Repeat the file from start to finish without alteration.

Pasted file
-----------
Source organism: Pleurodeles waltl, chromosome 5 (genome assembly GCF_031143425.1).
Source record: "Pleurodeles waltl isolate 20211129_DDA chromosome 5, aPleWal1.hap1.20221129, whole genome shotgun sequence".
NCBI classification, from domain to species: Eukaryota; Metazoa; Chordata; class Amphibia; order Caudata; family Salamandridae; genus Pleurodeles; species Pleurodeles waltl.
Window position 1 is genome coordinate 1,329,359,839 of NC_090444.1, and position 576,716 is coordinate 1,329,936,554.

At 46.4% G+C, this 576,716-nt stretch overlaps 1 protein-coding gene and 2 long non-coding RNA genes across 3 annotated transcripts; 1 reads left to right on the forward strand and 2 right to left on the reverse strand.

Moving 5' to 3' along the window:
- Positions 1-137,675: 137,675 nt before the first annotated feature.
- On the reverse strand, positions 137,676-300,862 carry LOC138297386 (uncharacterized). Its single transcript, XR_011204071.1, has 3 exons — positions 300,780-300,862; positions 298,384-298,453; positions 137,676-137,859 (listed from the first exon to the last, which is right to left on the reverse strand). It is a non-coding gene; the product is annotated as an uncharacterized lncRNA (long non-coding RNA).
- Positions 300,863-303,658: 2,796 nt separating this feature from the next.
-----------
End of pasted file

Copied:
Source organism: Pleurodeles waltl, chromosome 5 (genome assembly GCF_031143425.1).
Source record: "Pleurodeles waltl isolate 20211129_DDA chromosome 5, aPleWal1.hap1.20221129, whole genome shotgun sequence".
NCBI classification, from domain to species: Eukaryota; Metazoa; Chordata; class Amphibia; order Caudata; family Salamandridae; genus Pleurodeles; species Pleurodeles waltl.
Window position 1 is genome coordinate 1,329,359,839 of NC_090444.1, and position 576,716 is coordinate 1,329,936,554.

At 46.4% G+C, this 576,716-nt stretch overlaps 1 protein-coding gene and 2 long non-coding RNA genes across 3 annotated transcripts; 1 reads left to right on the forward strand and 2 right to left on the reverse strand.

Moving 5' to 3' along the window:
- Positions 1-137,675: 137,675 nt before the first annotated feature.
- On the reverse strand, positions 137,676-300,862 carry LOC138297386 (uncharacterized). Its single transcript, XR_011204071.1, has 3 exons — positions 300,780-300,862; positions 298,384-298,453; positions 137,676-137,859 (listed from the first exon to the last, which is right to left on the reverse strand). It is a non-coding gene; the product is annotated as an uncharacterized lncRNA (long non-coding RNA).
- Positions 300,863-303,658: 2,796 nt separating this feature from the next.